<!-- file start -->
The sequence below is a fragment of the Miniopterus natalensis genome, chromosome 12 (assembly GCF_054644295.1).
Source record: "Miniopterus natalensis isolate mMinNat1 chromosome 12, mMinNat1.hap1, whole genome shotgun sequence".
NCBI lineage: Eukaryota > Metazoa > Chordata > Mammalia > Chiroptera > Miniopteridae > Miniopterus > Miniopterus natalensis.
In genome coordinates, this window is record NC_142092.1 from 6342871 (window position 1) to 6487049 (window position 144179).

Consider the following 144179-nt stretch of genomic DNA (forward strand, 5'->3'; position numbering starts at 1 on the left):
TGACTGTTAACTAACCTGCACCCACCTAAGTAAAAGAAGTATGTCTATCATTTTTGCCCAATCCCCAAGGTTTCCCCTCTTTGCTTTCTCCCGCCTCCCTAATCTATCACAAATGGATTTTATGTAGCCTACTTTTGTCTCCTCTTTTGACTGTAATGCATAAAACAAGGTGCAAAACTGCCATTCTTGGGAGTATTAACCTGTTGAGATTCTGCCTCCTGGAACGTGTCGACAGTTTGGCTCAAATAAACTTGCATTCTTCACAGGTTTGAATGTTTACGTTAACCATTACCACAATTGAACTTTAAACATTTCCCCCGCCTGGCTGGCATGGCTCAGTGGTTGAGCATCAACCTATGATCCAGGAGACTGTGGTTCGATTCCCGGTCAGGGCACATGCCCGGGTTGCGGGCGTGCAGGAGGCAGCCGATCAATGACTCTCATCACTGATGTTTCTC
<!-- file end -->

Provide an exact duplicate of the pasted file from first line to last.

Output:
The sequence below is a fragment of the Miniopterus natalensis genome, chromosome 12 (assembly GCF_054644295.1).
Source record: "Miniopterus natalensis isolate mMinNat1 chromosome 12, mMinNat1.hap1, whole genome shotgun sequence".
NCBI lineage: Eukaryota > Metazoa > Chordata > Mammalia > Chiroptera > Miniopteridae > Miniopterus > Miniopterus natalensis.
In genome coordinates, this window is record NC_142092.1 from 6342871 (window position 1) to 6487049 (window position 144179).

Consider the following 144179-nt stretch of genomic DNA (forward strand, 5'->3'; position numbering starts at 1 on the left):
TGACTGTTAACTAACCTGCACCCACCTAAGTAAAAGAAGTATGTCTATCATTTTTGCCCAATCCCCAAGGTTTCCCCTCTTTGCTTTCTCCCGCCTCCCTAATCTATCACAAATGGATTTTATGTAGCCTACTTTTGTCTCCTCTTTTGACTGTAATGCATAAAACAAGGTGCAAAACTGCCATTCTTGGGAGTATTAACCTGTTGAGATTCTGCCTCCTGGAACGTGTCGACAGTTTGGCTCAAATAAACTTGCATTCTTCACAGGTTTGAATGTTTACGTTAACCATTACCACAATTGAACTTTAAACATTTCCCCCGCCTGGCTGGCATGGCTCAGTGGTTGAGCATCAACCTATGATCCAGGAGACTGTGGTTCGATTCCCGGTCAGGGCACATGCCCGGGTTGCGGGCGTGCAGGAGGCAGCCGATCAATGACTCTCATCACTGATGTTTCTC